Saturday, December 12, 2015

Lumpe and Siebern, conjoined twins of 50s baseball

Occasionally we inextricably link two people in our minds, like Abbott and Costello, or Ralph Branca and Bobby Thompson. When I think of Norm Siebern, my mind immediately jumps to Jerry Lumpe.

They were both born in Missouri, about two months apart in 1933, both grew to 6'2" and were right-handed throwers who batted left-handed.

The two youngsters were both signed by the Yankees and played together in 1951 at McAlester in the class-D Sooner State League, where Lumpe hit .355 and Siebern (seen right, in his 1951 graduation picture) chipped in with .331.

They played together again in 1952, back in Missouri at Joplin in the class-C Western Association. This time Siebern was the star, hitting .324 and developing a power swing while Lumpe hit .293, but with only two homers.

They were still in college at that time, and in 1953 they played together again in a different sport, as teammates on the two-time NAIA national basketball champions at Southwest Missouri State.


That was the military draft era, so in 1954, upon leaving college, they both entered the service and missed about two years of minor league baseball.

Right after his service hitch, Siebern showed a strong enough home run stroke in Denver that he earned a brief major league stint in 1956. The Yankees won the World Series that year, but Siebern got only a single plate appearance in the 1956 Fall Classic, an unsuccessful pinch-hitting assignment in game two. He did get to join the stars in two key celebrations: one when the Yankees won, and another when Don Larsen pitched the only perfect game in World Series history (see below, Siebern is #36).



By 1957 Siebern and Lumpe were each in triple A, but with two different Yankee affiliates. Siebern absolutely crushed the American Association in Denver, where he hit .349 with 45 doubles, 15 triples and 24 dingers. Lumpe played well enough in the International League that he got a call-up to the Yankees, who needed some infield help at the time. Lumpe provided it. He hit .340 in 40 games, mostly substituting for Yankee third baseman Andy Carey, and then had substantial playing time in the 1957 Series, hitting a solid .286 in six games.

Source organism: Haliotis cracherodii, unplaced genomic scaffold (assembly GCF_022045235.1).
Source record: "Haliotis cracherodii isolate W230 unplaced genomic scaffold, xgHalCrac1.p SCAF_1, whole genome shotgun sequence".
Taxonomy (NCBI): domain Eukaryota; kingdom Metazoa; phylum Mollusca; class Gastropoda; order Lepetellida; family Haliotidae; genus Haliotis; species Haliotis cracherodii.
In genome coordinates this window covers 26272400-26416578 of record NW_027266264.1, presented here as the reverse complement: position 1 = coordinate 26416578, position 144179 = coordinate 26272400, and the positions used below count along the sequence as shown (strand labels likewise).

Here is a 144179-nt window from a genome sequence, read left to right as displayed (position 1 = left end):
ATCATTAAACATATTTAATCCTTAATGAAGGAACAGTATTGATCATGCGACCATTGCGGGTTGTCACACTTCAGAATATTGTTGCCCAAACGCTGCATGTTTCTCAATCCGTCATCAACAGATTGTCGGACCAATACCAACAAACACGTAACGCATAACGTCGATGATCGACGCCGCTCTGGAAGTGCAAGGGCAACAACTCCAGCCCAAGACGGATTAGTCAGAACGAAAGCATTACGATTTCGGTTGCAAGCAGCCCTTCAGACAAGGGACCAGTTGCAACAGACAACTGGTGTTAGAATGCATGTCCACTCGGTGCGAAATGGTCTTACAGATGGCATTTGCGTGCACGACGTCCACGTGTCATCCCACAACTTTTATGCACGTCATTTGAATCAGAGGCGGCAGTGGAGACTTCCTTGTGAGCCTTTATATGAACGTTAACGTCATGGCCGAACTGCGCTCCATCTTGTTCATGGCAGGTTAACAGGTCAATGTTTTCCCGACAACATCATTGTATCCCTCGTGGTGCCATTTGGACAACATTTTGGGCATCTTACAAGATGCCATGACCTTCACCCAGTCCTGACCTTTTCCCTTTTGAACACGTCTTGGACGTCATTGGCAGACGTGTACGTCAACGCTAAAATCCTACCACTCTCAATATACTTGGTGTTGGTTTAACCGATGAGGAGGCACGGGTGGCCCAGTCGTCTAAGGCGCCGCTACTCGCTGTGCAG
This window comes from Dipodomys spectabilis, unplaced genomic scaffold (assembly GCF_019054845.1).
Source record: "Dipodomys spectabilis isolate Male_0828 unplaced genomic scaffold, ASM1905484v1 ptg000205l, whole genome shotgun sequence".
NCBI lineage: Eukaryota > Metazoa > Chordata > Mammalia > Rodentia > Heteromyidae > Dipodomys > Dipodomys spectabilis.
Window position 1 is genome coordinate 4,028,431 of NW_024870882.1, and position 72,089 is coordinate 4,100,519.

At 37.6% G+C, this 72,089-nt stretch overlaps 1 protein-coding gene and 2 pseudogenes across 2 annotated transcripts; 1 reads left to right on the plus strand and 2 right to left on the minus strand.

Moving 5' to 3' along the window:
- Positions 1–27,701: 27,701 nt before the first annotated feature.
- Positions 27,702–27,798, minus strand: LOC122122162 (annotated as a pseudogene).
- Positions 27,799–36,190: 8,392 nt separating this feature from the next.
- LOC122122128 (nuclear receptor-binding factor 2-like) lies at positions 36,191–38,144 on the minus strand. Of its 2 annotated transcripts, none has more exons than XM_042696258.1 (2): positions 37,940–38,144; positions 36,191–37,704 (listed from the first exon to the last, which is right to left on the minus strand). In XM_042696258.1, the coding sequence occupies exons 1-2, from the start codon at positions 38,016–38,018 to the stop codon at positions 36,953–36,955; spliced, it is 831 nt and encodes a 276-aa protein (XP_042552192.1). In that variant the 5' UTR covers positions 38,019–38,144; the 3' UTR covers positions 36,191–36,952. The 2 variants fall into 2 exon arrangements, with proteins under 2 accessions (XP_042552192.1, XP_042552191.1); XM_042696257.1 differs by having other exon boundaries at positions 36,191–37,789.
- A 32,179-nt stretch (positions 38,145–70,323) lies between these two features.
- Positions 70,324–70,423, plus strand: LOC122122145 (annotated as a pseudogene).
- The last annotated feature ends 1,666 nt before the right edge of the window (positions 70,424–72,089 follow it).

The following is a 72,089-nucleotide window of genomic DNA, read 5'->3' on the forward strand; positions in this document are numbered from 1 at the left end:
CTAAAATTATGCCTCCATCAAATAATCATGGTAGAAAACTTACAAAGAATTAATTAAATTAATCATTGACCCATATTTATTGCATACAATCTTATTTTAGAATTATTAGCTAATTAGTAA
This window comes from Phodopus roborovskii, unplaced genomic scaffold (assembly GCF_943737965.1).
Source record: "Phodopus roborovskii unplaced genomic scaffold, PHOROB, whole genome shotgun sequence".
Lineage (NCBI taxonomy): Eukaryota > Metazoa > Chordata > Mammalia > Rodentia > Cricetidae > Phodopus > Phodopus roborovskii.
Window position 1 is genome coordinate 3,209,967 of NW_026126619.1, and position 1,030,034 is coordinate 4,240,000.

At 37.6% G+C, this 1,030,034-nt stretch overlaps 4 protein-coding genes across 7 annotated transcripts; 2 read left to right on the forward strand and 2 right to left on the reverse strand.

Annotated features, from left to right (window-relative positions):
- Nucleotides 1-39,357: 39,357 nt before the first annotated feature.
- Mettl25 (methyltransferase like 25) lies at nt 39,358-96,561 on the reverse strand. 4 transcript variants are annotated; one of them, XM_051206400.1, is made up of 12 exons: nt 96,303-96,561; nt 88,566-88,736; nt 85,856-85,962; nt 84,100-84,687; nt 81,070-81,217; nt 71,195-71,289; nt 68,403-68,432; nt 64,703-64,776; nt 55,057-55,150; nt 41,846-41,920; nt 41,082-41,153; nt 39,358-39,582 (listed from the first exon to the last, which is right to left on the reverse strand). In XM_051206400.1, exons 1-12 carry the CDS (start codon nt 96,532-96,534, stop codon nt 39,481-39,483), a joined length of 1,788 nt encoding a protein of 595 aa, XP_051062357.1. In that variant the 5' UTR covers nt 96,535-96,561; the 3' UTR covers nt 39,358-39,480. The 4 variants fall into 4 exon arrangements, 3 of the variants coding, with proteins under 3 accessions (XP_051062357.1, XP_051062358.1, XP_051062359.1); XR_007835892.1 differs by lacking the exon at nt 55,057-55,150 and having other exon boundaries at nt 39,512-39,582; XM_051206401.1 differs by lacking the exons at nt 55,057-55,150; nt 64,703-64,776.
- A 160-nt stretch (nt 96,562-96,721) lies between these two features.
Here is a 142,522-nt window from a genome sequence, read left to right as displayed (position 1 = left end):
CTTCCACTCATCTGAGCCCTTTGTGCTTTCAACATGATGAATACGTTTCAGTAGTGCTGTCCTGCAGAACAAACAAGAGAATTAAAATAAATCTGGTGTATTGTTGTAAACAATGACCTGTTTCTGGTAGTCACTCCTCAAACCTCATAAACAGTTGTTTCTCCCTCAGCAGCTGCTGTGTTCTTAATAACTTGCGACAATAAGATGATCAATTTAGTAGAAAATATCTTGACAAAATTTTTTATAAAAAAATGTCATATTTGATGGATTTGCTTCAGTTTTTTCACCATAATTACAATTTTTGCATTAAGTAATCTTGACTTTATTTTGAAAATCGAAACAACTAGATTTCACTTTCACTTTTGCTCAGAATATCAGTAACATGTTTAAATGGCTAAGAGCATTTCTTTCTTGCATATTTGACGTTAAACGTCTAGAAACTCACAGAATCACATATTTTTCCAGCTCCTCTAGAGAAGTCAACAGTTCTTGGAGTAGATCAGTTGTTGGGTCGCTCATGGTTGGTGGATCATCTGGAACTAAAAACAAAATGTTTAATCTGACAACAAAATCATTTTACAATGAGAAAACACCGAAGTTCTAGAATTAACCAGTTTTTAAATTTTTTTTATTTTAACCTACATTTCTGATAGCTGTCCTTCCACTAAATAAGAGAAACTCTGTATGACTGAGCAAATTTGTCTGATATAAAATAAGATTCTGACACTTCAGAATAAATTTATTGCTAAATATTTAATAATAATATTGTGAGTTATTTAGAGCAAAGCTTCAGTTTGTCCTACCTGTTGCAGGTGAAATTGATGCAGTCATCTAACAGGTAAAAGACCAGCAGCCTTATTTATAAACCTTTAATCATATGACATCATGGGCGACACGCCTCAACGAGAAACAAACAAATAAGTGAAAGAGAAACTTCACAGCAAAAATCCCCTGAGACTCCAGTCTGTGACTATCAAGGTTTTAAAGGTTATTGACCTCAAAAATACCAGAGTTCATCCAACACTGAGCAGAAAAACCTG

In 1958 and 1959 they were both teammates on the Yankees. Their 1959 Topps cards are seen below.



Siebern was already showing signs of becoming a star in that 1958 season. He became the Yankees' starting left fielder, hit .300 with both walks and power (136 OPS+), and won a gold glove. He finished second on the team in WAR, behind Mickey, but ahead of Yogi, Elston, Skowron and the rest! He and Lumpe both played in the 1958 World Series, in which the Yankees got their revenge against the Milwaukee Braves.

The future looked bright for Siebern as 1959 dawned. He already had two World Series rings, and in the previous two seasons he had posted one monstrous year in AAA and a very promising season in the majors. But he failed to develop in 1959. In fact, he backslid a bit, and the Yankees slumped to a rare poor year (79-75). Siebern was considered expendable because the Yankees really coveted a certain 24-year old Kansas City outfielder named Roger Maris, so in 1959 Siebern was traded to the Kansas City A's in the Maris deal. Meanwhile, Lumpe was also traded to KC in 1959 in the Ralph Terry deal, so the twins were again conjoined for the 1960 season, but with a different team.

As always, the wily Yankees got the best of the deals. Lumpe and Siebern were good players, but Terry and Maris turned out to be superior. Terry followed a 16-3 season in 1961 with a brilliant 23-win effort in a 1962 campaign that culminated as the World Series MVP. Terry then led the league in WHIP and complete games in 1963 before he essentially threw his arm out. Maris, of course, won back-to-back MVPs and broke Babe Ruth's sacred single-season homer record.

Lumpe and Siebern probably missed the annual thrill of World Series competition with the Yanks, but it seemed appropriate that the two Missouri boys ended up together again in Kansas City. They would remain teammates on the As until 1963, and would even appear together on joint baseball cards in 1961 and 1962.



The reunited teammates played well for the Missouri fans. Siebern had two excellent years in 1961 and 1962, especially 1962 when he had 25 homers, 117 RBI, and a .412 OBP. Lumpe also had his best year in 1962, batting over .300 for the only time in a full season, and reaching double figures in both triples and homers, two more feats he could never duplicate. Their 1962 Topps cards are seen below.



Back to 2015 ...

More than 50 years after their last alliance as teammates, Lumpe and Siebern died, as they had been born, a short time apart.

No comments:

Post a Comment